Growing up I was an Irish step dancer who often experienced numb toes and horrible leg cramp wake up calls at 3 a.m. Unlike most dancing, Irish step dancing focuses solely (no pun intended) on the movement of the feet. It requires isolated control of the lower legs and is often compared to having a stick hidden in a rather unpleasant location. This isolation, combined with constantly keeping the feet turned out, often leaves dancers with odd-looking calf muscles that appear to wrap around the side of the leg. Without proper stretching, this strain on the muscle can result in cramps or “charley horses,” which is what I experienced quite often. I remember waking up to the sight of my toes curling down, making me look like I belonged in a horror film. I’d fling myself out of bed in an attempt to stretch the muscle, but I was almost always too late. My mother often suggested I eat a banana a day to help with the cramps, but I chose to endure the pain as a badge of honor. (I was a moron.)

Does anyone else experience sleep-awakening leg cramps?

Imagine the cramps this style of dancing produces.

Well, let me just answer that: yes, lots of people do. According to a CNN blog article by Dr. Lisa Shives, sleep awakening leg cramps is a form of sleep disorder and the list of possible causes is quite diverse.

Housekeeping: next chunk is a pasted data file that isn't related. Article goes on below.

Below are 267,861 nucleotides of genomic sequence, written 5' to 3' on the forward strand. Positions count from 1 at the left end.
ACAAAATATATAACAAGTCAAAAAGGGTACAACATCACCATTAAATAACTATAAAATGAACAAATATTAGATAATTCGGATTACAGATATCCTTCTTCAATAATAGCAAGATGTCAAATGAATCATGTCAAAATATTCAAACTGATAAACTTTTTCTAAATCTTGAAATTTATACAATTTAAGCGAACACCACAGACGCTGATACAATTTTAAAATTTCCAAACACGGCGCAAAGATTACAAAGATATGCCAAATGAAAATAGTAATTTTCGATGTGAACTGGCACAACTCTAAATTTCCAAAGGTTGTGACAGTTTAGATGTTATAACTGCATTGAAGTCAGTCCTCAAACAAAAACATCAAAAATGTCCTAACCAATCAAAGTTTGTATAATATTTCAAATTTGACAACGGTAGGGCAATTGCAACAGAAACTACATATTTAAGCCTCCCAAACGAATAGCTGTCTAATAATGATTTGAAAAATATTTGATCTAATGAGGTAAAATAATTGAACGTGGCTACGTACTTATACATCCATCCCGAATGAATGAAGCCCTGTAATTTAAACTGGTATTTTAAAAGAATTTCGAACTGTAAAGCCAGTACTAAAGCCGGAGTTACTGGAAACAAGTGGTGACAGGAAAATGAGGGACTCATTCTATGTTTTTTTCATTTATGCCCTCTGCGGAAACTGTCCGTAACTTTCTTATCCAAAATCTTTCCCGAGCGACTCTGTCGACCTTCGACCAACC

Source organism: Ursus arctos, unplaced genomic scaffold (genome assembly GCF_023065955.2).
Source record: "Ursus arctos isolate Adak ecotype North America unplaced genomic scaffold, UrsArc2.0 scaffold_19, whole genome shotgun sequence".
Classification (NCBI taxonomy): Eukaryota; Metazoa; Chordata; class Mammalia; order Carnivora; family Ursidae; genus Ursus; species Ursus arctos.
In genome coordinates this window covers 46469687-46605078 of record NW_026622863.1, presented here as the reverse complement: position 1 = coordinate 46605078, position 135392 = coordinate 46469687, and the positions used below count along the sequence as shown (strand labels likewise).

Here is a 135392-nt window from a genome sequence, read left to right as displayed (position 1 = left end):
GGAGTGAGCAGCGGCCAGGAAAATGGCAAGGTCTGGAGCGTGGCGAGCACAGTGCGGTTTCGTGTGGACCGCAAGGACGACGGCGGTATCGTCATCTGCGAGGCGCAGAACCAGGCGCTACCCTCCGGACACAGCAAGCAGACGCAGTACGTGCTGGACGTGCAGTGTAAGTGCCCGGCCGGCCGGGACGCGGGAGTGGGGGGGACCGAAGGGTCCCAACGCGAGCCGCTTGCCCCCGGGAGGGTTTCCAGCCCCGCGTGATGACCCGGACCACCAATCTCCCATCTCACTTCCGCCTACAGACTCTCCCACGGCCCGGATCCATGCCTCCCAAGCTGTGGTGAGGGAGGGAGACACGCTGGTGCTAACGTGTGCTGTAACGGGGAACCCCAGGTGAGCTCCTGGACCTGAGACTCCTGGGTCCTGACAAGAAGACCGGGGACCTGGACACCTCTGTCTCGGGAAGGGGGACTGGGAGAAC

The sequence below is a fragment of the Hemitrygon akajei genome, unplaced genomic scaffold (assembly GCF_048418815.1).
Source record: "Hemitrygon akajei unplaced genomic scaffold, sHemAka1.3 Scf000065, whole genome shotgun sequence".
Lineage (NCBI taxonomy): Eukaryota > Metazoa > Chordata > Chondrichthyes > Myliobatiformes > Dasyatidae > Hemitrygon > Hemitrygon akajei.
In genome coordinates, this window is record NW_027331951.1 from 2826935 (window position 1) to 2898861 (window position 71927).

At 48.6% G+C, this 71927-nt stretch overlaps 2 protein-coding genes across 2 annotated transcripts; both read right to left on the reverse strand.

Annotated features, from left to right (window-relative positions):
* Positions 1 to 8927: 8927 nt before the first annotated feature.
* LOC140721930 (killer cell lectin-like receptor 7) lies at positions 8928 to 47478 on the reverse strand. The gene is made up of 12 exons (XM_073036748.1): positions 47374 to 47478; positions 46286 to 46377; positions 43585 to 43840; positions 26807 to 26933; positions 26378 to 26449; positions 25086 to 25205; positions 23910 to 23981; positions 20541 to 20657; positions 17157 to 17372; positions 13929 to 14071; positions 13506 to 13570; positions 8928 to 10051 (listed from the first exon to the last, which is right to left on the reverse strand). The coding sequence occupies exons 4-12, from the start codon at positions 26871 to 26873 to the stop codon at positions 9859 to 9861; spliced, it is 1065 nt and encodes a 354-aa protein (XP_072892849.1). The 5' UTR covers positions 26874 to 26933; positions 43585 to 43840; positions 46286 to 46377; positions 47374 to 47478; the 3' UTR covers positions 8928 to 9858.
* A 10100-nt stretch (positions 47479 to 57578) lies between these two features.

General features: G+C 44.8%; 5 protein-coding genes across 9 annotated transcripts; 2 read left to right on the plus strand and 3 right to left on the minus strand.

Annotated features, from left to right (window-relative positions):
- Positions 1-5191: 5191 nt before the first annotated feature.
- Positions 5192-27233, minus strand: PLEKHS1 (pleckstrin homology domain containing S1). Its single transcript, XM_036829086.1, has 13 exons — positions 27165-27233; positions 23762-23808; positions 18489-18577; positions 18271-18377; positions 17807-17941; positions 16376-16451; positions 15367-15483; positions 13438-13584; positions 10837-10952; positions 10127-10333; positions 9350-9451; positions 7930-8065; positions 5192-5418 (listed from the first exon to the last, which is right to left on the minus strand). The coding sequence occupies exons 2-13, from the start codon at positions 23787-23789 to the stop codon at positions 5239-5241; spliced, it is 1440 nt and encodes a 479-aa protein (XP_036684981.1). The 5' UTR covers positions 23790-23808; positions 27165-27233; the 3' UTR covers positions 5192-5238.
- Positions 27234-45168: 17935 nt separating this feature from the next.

Although I personally think this look gross, get your daily intake of potassium in any form possible.

  • Diabetes (side effect, not prognosis)
  • Oral contraceptives
  • Electrolyte imbalance (chug a Gatorade!)
  • Low potassium levels
  • Dehydration (which is probably the most common.)

If cramping is severe and the above don’t seem to be contributing factors, consult a physician to differentiate leg cramping from a more serious condition, such as akathisia (movement disorder characterized by a feeling of inner restlessness), myelopathy (degenerative condition that pinches the
spinal cord), peripheral neuropathy (damage to nerves of the peripheral nervous
system), or disorders of calcium imbalance.  

Although these seem like scary outcomes, Dr. Shives believes most cases are from a simple lack of strengthening and stretching of the calf and feet muscles.

To read more about sleep-related issues from Dr. Shives, visit

My Healthy Choice of the Day: Sticking to my cottage cheese-filled pita and grapefruit for lunch instead of grabbing a slice of pizza from the break room. Gotta love that willpower!

‘Tween’ Body Image Issues

I obsess about health and I won’t try to pretend I don’t. I count calories and get nervous if there is cake in the room left unattended. However, I used to eat Big Macs and filled my weekly workout quota by bending over to tie my shoes, so I feel as though I’ve earned the right to obsess. Still, I do it right by exercising and trying to eat right every day, with the occasional blowout. (Ask my friends and family about my diet during celebrations. Entire casseroles have been known to disappear.) As I said, I wasn’t always like this.

When I was growing up, I didn’t think about what I put into my body. I, like most kids my age, got my exercise through hours of playing outside and swimming in the lake. My parents gave me veggies from the garden in the summer and I enjoyed many loaves of pumpkin bread in the fall, but never once felt guilty for eating Poptarts and Reese Cups for breakfast. I was young and loved life. Call me crazy for assuming all 10-14 year-old kids were like this.